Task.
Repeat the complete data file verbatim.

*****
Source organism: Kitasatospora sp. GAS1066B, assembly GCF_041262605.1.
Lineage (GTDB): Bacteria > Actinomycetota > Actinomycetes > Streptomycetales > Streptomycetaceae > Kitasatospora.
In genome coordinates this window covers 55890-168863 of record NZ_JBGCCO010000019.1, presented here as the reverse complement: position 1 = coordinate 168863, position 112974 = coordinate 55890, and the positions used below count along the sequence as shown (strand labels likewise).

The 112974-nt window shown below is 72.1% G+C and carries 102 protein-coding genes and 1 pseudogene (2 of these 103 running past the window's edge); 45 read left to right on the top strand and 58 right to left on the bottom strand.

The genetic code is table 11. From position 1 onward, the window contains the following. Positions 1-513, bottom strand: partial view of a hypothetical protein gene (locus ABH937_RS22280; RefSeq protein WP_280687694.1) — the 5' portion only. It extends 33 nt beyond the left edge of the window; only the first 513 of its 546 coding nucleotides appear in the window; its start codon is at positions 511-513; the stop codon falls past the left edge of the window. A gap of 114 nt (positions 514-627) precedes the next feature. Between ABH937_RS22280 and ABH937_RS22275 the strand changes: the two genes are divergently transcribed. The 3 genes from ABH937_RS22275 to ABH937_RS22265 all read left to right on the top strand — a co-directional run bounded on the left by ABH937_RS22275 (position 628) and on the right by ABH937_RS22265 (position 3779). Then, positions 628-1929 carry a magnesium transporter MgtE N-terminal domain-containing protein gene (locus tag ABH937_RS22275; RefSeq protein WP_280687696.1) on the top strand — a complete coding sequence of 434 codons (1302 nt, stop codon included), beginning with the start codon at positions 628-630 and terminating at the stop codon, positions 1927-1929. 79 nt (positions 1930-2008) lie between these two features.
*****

Source organism: Kitasatospora sp. GAS1066B, assembly GCF_041262605.1.
Lineage (GTDB): Bacteria > Actinomycetota > Actinomycetes > Streptomycetales > Streptomycetaceae > Kitasatospora.
In genome coordinates this window covers 55890-168863 of record NZ_JBGCCO010000019.1, presented here as the reverse complement: position 1 = coordinate 168863, position 112974 = coordinate 55890, and the positions used below count along the sequence as shown (strand labels likewise).

The 112974-nt window shown below is 72.1% G+C and carries 102 protein-coding genes and 1 pseudogene (2 of these 103 running past the window's edge); 45 read left to right on the top strand and 58 right to left on the bottom strand.

The genetic code is table 11. From position 1 onward, the window contains the following. Positions 1-513, bottom strand: partial view of a hypothetical protein gene (locus ABH937_RS22280; RefSeq protein WP_280687694.1) — the 5' portion only. It extends 33 nt beyond the left edge of the window; only the first 513 of its 546 coding nucleotides appear in the window; its start codon is at positions 511-513; the stop codon falls past the left edge of the window. A gap of 114 nt (positions 514-627) precedes the next feature. Between ABH937_RS22280 and ABH937_RS22275 the strand changes: the two genes are divergently transcribed. The 3 genes from ABH937_RS22275 to ABH937_RS22265 all read left to right on the top strand — a co-directional run bounded on the left by ABH937_RS22275 (position 628) and on the right by ABH937_RS22265 (position 3779). Then, positions 628-1929 carry a magnesium transporter MgtE N-terminal domain-containing protein gene (locus tag ABH937_RS22275; RefSeq protein WP_280687696.1) on the top strand — a complete coding sequence of 434 codons (1302 nt, stop codon included), beginning with the start codon at positions 628-630 and terminating at the stop codon, positions 1927-1929. 79 nt (positions 1930-2008) lie between these two features.